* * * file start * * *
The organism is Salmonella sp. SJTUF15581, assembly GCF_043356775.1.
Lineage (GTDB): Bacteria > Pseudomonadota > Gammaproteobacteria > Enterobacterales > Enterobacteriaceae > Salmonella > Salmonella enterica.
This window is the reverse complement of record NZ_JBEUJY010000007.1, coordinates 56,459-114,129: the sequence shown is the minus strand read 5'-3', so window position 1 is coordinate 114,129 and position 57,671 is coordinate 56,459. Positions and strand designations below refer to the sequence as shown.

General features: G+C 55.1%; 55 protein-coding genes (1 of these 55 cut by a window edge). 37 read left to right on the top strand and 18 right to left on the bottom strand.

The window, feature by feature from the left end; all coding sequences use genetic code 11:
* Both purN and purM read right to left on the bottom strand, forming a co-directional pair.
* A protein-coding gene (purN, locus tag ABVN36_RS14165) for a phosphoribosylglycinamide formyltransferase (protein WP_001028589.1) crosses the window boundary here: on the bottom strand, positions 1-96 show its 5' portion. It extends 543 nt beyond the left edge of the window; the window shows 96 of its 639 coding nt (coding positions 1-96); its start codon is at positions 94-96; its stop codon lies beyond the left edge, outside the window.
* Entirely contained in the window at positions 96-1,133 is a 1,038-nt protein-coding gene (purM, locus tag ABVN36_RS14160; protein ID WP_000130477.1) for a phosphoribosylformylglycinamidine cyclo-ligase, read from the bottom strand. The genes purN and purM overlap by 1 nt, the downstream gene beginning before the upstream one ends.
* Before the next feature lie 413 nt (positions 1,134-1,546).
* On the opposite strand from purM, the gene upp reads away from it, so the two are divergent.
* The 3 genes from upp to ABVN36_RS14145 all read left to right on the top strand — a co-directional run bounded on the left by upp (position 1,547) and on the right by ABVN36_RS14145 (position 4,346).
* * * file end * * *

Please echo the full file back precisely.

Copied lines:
The organism is Salmonella sp. SJTUF15581, assembly GCF_043356775.1.
Lineage (GTDB): Bacteria > Pseudomonadota > Gammaproteobacteria > Enterobacterales > Enterobacteriaceae > Salmonella > Salmonella enterica.
This window is the reverse complement of record NZ_JBEUJY010000007.1, coordinates 56,459-114,129: the sequence shown is the minus strand read 5'-3', so window position 1 is coordinate 114,129 and position 57,671 is coordinate 56,459. Positions and strand designations below refer to the sequence as shown.

General features: G+C 55.1%; 55 protein-coding genes (1 of these 55 cut by a window edge). 37 read left to right on the top strand and 18 right to left on the bottom strand.

The window, feature by feature from the left end; all coding sequences use genetic code 11:
* Both purN and purM read right to left on the bottom strand, forming a co-directional pair.
* A protein-coding gene (purN, locus tag ABVN36_RS14165) for a phosphoribosylglycinamide formyltransferase (protein WP_001028589.1) crosses the window boundary here: on the bottom strand, positions 1-96 show its 5' portion. It extends 543 nt beyond the left edge of the window; the window shows 96 of its 639 coding nt (coding positions 1-96); its start codon is at positions 94-96; its stop codon lies beyond the left edge, outside the window.
* Entirely contained in the window at positions 96-1,133 is a 1,038-nt protein-coding gene (purM, locus tag ABVN36_RS14160; protein ID WP_000130477.1) for a phosphoribosylformylglycinamidine cyclo-ligase, read from the bottom strand. The genes purN and purM overlap by 1 nt, the downstream gene beginning before the upstream one ends.
* Before the next feature lie 413 nt (positions 1,134-1,546).
* On the opposite strand from purM, the gene upp reads away from it, so the two are divergent.
* The 3 genes from upp to ABVN36_RS14145 all read left to right on the top strand — a co-directional run bounded on the left by upp (position 1,547) and on the right by ABVN36_RS14145 (position 4,346).